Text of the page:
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[♪ music ♪] [Alert!] [Issue 14: Communication] [Effective communication The key to successful operations] What is it that makes our ships fully operational? And what is it that makes them safe to operate? Rules and regulations? Certainly. Proper management systems? Those too. Reliable, well-maintained machinery and equipment? Essential, obviously.

But we know there's something else [Stephen Henry] the maritime industry relies on. And it's possibly the most important thing of all. It's called communication. And communication is what we will be communicating in this issue of Alert! [♪ music ♪]

The ability to properly and effectively communicate in writing and through conversation is important, not only to the safety of ships' crews, visitors and passengers, but also to the well-being of crews. But the standard of English of some seafarers is sometimes so poor that they have difficulty communicating, not only between themselves, but also with agencies outside the ship.

Perhaps the best way of improving verbal communication is to recruit those seafarers who have an understanding of the English language in effective communications skills, particularly in the use of the English language in the maritime environment. This should then be backed up with a program of regular testing.

We need to understand that communication is not just about talking, reading, and writing. It's about exchanging ideas, information, and knowledge between individuals, and between crew and management ashore, and for problem solving. Owners and operators should provide tools onboard, such as telephone, email and internet facilities, which would allow crew to keep in touch with their families, and making information available through professional journals, company newsletters, and noticeboard bulletins keeping the crew informed of important issues that have an effect on their working life, health, safety, and welfare.

[David Squire, FNI Editor ALERT!] It's about recognizing, interpreting, and correctly reacting to people, incidences, or situations that are open to misunderstanding due to cultural differences. It's also about empowerment, inclusion, leadership, and teamwork. Basically, effective communication is the key to the successful operation of any ship.

Although equipment manufacturers generally do a great job of providing operating and maintenance manuals, many are still getting away with substandard documentation. As well as providing essential familiarization and guidance for the safe operation of a ship's equipment and systems, procedure-based operating manuals produced by a specialist company and regularly updated are not just a valuable asset over the lifetime of a vessel, they are very effective tools in assisting communications on multinational crude vessels, which make up almost 90% of the SOLAS fleet.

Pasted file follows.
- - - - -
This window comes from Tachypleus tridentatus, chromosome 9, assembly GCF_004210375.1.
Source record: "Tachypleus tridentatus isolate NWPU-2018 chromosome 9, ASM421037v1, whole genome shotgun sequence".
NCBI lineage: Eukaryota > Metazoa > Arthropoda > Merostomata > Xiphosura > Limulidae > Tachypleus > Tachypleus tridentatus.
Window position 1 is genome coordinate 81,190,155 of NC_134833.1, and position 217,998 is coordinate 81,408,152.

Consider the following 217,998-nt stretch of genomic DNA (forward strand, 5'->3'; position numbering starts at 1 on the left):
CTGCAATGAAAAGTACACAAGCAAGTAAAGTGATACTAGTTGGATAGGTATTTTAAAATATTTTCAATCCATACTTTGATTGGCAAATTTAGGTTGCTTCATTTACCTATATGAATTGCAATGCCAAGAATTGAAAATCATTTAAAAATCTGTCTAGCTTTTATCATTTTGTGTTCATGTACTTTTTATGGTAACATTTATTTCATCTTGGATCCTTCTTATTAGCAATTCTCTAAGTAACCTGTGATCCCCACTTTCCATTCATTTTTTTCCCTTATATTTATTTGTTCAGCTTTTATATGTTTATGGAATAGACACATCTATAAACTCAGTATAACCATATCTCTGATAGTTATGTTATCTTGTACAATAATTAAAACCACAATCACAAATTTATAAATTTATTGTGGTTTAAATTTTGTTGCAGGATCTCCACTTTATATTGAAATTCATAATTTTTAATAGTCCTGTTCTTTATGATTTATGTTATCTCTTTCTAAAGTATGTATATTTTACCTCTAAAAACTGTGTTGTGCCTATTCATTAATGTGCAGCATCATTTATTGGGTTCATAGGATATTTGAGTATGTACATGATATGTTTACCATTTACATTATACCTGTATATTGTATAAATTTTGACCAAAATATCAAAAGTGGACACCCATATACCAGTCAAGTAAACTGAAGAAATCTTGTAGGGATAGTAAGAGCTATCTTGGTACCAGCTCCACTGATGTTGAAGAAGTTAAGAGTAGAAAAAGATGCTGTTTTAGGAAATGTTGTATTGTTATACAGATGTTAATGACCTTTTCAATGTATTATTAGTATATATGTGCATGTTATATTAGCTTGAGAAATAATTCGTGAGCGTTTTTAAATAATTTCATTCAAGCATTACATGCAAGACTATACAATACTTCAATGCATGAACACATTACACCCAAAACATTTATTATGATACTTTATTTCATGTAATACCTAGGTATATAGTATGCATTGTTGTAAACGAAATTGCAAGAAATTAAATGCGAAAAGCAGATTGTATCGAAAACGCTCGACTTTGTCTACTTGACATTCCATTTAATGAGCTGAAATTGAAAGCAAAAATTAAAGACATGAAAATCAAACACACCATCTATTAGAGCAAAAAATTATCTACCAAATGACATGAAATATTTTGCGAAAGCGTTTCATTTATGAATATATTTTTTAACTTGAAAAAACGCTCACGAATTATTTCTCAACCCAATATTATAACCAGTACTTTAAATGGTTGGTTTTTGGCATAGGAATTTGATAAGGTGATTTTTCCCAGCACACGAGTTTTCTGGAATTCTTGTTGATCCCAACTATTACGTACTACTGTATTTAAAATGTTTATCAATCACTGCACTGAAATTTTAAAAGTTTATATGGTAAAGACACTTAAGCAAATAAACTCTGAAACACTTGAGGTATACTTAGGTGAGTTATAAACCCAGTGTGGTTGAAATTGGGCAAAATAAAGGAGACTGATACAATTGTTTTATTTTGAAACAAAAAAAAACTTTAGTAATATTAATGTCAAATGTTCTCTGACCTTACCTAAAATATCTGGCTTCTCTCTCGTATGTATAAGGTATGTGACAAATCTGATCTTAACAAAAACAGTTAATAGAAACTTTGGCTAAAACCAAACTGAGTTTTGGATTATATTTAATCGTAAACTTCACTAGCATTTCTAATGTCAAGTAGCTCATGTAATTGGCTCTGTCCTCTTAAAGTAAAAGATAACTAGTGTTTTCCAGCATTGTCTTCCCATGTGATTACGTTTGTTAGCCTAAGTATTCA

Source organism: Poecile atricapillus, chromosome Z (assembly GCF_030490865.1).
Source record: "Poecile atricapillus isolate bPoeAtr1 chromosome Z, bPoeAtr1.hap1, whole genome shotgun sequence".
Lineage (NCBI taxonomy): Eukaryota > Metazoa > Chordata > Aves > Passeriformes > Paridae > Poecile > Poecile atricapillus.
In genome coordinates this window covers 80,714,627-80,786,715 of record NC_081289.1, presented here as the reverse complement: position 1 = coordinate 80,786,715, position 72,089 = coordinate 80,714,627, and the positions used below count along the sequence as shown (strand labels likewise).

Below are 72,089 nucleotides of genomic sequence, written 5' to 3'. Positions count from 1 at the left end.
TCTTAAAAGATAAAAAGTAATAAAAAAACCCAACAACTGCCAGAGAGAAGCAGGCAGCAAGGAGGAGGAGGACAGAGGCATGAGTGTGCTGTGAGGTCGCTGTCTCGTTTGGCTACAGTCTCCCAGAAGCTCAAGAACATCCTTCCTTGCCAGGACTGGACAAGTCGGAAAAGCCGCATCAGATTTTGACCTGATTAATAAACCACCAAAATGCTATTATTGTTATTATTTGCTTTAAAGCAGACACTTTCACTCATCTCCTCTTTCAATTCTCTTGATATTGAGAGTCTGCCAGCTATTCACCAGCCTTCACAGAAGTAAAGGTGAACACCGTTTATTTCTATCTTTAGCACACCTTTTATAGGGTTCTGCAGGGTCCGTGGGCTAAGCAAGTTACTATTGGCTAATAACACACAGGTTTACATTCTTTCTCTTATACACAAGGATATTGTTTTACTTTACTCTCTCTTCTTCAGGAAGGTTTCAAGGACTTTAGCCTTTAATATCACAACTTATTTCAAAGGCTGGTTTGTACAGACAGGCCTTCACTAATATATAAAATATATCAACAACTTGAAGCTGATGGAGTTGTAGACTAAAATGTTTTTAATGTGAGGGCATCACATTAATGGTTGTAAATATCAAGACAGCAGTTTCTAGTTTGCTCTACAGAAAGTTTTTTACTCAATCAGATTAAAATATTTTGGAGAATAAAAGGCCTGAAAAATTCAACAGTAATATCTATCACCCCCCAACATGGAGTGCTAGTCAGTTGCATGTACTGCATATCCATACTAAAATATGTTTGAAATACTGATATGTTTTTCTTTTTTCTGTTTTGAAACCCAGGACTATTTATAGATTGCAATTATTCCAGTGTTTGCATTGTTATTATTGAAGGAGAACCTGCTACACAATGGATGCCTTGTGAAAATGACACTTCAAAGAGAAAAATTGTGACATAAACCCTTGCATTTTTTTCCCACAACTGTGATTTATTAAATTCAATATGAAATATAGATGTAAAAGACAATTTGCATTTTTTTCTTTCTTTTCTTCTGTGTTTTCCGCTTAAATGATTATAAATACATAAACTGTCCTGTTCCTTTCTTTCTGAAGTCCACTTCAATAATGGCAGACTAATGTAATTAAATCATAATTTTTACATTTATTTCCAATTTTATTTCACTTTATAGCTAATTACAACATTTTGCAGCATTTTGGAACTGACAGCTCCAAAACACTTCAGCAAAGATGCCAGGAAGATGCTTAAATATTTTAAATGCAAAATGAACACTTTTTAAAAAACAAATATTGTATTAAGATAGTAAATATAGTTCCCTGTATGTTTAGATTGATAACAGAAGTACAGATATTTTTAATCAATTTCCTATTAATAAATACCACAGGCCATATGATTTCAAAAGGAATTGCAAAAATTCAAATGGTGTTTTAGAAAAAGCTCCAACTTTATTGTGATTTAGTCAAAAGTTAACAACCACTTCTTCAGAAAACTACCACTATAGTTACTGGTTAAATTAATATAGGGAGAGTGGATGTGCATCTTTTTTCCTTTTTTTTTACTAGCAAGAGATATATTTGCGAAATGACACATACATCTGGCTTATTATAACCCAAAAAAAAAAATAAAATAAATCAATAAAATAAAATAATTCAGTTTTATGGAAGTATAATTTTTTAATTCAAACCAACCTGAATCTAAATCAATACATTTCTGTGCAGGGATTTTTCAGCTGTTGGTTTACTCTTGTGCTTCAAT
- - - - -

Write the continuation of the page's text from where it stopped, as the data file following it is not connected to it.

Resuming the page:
In recognition, perhaps, of the fact that poor communications skills were risking and even causing damage to lives, property, even the environment, in 2001, the IMO adopted the Standard Marine Communication Phrases, SMCP. Through STCW, they became a mandatory part of the education of ships' officers. The phrases provide a "survival kit" and include all essential safety-related event where spoken English is required.

Communication is also an essential ingredient of successful teamwork. Difficulties in communicating in a common language can often lead to misunderstandings within teams. But culture is also a contributing factor and can seriously impact on compliance, safety, and performance.

Some of these problems may arise when the state is of English in the education systems in a seafarer's home country, which brings us back to training. But since the majority of seafarers now work in mixed nationality crews, the choice of English language training is critical. Effective English language training should focus on developing spoken fluency, understanding English spoken with a range of international accents, and the impact of culture on communication.

Recruiting qualified sea and shore staff is, and will likely remain, a challenge. And if we want to ensure effective teamwork, and we want a positive safety culture onboard, language and communications skills training are going to be essential. Creating the right culture is, of course, never going to be easy. But not all components of effective communication are difficult to get right.

Take signage. We use signs to communicate important messages to passengers and crew. Escape routes, for example. Mustering stations, warnings against hazards, and location and use of safety equipment. So how difficult is it to make sure that our signs are perceivable, understandable, distinguishable, and unambiguous?

Well, we've said it already. Effective communication is the key to the successful operation of any ship. That's it for this program. You can view and even download this issue from the Alert! website, where you'll find other views on the subject of communication from marine professionals around the world. It's well worth reading. Hope to see you again soon.

[If you are in any way involved in the design operation or support of ships and their systems, you have a role to play. All the Alert! bulletins can be downloaded from the Alert! website.] [A Nautical Institute project sponsored by The Lloyds Register Educational Trust and produced by Videotel]

Video Details

Duration: 6 minutes and 36 seconds
Language: English
License: Dotsub - Standard License
Genre: None
Views: 7
Posted by: maritimetraining on Apr 17, 2018


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